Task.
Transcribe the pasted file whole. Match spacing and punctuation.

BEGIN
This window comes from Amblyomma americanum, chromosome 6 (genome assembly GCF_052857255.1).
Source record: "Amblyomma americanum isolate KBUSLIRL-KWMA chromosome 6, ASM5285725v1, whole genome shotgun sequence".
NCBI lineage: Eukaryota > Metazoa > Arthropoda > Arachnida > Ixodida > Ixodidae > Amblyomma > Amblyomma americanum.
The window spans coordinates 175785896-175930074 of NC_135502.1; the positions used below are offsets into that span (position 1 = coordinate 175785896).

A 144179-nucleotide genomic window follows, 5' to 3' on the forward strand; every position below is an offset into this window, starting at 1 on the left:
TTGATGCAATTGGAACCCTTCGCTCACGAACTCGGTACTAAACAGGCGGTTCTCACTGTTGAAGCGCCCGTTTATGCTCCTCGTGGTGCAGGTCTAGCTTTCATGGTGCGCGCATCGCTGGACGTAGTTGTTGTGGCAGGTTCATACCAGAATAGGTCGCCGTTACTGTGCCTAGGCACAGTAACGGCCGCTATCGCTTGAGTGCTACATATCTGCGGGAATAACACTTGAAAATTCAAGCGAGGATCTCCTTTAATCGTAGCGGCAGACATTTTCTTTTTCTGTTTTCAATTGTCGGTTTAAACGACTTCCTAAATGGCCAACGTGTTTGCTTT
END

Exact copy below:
This window comes from Amblyomma americanum, chromosome 6 (genome assembly GCF_052857255.1).
Source record: "Amblyomma americanum isolate KBUSLIRL-KWMA chromosome 6, ASM5285725v1, whole genome shotgun sequence".
NCBI lineage: Eukaryota > Metazoa > Arthropoda > Arachnida > Ixodida > Ixodidae > Amblyomma > Amblyomma americanum.
The window spans coordinates 175785896-175930074 of NC_135502.1; the positions used below are offsets into that span (position 1 = coordinate 175785896).

A 144179-nucleotide genomic window follows, 5' to 3' on the forward strand; every position below is an offset into this window, starting at 1 on the left:
TTGATGCAATTGGAACCCTTCGCTCACGAACTCGGTACTAAACAGGCGGTTCTCACTGTTGAAGCGCCCGTTTATGCTCCTCGTGGTGCAGGTCTAGCTTTCATGGTGCGCGCATCGCTGGACGTAGTTGTTGTGGCAGGTTCATACCAGAATAGGTCGCCGTTACTGTGCCTAGGCACAGTAACGGCCGCTATCGCTTGAGTGCTACATATCTGCGGGAATAACACTTGAAAATTCAAGCGAGGATCTCCTTTAATCGTAGCGGCAGACATTTTCTTTTTCTGTTTTCAATTGTCGGTTTAAACGACTTCCTAAATGGCCAACGTGTTTGCTTT